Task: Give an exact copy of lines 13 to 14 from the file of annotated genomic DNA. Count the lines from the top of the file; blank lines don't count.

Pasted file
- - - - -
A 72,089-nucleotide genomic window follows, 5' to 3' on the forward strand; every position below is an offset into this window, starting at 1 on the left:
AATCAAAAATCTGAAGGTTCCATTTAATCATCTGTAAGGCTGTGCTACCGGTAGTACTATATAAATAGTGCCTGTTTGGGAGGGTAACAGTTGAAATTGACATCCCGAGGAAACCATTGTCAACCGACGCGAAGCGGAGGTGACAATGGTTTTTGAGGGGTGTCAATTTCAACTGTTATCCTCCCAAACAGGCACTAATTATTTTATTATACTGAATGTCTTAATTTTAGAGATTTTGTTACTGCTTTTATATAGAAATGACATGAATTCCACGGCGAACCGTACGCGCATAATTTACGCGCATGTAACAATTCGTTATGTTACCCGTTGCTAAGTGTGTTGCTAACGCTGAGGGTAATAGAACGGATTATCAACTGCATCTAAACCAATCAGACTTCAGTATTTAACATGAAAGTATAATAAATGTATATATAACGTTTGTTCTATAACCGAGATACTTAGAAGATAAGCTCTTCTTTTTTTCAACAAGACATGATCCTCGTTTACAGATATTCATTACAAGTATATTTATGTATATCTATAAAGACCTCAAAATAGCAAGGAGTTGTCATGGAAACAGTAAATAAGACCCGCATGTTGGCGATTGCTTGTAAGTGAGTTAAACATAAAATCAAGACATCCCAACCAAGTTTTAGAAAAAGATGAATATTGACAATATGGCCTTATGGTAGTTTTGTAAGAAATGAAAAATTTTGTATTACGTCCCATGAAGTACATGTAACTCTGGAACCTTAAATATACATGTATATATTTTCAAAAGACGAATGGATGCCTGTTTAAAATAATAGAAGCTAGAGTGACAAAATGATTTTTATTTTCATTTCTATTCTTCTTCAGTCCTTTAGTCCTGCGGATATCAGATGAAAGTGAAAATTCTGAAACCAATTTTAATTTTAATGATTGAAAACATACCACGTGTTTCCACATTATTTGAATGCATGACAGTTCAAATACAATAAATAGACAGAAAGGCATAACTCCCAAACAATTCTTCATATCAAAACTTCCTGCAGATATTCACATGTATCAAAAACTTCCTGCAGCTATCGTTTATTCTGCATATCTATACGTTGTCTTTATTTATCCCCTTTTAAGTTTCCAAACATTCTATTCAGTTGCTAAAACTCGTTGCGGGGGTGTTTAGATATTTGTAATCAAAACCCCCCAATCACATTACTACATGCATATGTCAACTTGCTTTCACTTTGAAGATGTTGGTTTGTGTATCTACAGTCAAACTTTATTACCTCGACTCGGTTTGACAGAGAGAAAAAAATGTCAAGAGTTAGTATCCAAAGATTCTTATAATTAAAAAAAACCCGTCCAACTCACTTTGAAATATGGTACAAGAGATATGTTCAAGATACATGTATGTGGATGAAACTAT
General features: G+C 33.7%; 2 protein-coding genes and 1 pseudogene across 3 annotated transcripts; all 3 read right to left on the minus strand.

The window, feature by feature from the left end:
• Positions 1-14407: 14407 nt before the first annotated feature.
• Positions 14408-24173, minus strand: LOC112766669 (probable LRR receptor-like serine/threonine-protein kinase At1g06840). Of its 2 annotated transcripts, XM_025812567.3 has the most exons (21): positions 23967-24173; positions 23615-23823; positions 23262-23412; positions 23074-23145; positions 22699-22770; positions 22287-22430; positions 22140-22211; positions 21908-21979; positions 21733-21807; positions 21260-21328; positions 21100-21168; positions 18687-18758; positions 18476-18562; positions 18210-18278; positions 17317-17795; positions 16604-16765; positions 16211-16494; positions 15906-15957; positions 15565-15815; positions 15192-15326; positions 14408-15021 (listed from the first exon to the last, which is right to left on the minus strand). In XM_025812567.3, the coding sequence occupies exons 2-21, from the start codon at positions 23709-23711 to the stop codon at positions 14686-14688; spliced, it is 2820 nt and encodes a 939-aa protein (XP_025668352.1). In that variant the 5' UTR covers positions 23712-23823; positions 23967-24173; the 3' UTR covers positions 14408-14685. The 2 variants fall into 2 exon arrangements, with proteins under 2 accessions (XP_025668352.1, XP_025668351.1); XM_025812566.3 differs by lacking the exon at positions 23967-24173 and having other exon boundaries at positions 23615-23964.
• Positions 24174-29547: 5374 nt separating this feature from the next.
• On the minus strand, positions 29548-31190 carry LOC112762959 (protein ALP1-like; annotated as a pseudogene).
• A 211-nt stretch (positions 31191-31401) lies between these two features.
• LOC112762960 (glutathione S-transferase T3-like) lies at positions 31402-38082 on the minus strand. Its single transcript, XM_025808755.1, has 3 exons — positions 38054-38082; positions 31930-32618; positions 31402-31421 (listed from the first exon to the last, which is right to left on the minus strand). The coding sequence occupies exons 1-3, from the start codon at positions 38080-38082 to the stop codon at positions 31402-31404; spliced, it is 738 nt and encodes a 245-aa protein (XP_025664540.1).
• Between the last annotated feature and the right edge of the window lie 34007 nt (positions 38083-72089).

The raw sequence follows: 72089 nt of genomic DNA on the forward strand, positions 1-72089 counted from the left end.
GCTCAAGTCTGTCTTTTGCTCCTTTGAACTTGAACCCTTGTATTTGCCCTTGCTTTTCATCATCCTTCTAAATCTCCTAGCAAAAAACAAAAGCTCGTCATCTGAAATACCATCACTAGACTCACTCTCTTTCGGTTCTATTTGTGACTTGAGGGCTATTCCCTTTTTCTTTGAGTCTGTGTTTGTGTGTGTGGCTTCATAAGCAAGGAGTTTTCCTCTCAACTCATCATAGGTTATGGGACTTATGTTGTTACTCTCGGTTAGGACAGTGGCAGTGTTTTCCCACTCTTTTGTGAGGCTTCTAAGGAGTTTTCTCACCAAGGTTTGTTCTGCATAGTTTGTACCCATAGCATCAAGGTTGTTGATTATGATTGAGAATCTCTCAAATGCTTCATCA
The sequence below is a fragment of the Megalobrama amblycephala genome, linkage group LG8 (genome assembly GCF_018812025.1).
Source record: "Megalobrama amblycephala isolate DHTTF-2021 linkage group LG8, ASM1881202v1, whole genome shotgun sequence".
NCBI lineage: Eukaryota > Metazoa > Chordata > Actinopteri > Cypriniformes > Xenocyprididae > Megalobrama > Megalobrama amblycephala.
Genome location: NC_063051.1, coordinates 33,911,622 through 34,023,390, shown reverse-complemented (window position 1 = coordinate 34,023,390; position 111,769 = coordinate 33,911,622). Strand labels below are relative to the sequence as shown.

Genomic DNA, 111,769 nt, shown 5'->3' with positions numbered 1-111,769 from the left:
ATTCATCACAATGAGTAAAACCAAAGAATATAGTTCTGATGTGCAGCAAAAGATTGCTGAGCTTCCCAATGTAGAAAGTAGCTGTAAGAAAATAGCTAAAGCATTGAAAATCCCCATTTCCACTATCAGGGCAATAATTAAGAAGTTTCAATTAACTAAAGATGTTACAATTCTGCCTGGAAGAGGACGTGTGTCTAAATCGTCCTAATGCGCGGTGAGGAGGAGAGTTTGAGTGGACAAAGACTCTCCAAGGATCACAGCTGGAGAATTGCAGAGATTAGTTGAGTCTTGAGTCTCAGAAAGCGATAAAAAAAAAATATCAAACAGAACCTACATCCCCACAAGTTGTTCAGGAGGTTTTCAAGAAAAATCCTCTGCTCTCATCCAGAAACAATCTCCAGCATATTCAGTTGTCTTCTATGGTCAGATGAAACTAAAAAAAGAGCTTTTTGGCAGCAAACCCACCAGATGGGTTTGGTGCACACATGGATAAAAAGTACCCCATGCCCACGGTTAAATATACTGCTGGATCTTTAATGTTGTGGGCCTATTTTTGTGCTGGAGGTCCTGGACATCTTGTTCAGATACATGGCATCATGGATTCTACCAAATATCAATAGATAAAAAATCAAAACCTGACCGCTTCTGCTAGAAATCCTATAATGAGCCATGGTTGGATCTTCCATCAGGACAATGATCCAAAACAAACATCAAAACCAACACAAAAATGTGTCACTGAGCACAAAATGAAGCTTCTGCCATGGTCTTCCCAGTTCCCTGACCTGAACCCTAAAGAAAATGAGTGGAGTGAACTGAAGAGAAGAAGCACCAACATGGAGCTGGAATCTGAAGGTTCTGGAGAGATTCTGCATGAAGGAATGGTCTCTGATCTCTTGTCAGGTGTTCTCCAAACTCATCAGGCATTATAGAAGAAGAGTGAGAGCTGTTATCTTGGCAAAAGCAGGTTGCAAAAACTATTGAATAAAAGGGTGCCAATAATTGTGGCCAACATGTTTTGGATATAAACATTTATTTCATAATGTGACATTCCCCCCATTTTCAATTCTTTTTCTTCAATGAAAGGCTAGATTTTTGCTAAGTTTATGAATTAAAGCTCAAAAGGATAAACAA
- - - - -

GCTCAAGTCTGTCTTTTGCTCCTTTGAACTTGAACCCTTGTATTTGCCCTTGCTTTTCATCATCCTTCTAAATCTCCTAGCAAAAAACAAAAGCTCGTCATCTGAAATACCATCACTAGACTCACTCTCTTTCGGTTCTATTTGTGACTTGAGGGCTATTCCCTTTTTCTTTGAGTCTGTGTTTGTGTGTGTGGCTTCATAAGCAAGGAGTTTTCCTCTCAACTCATCATAGGTTATGGGACTTATGTTGTTACTCTCGGTTAGGACAGTGGCAGTGTTTTCCCACTCTTTTGTGAGGCTTCTAAGGAGTTTTCTCACCAAGGTTTGTTCTGCATAGTTTGTACCCATAGCATCAAGGTTGTTGATTATGATTGAGAATCTCTCAAATGCTTCATCA
The sequence below is a fragment of the Megalobrama amblycephala genome, linkage group LG8 (genome assembly GCF_018812025.1).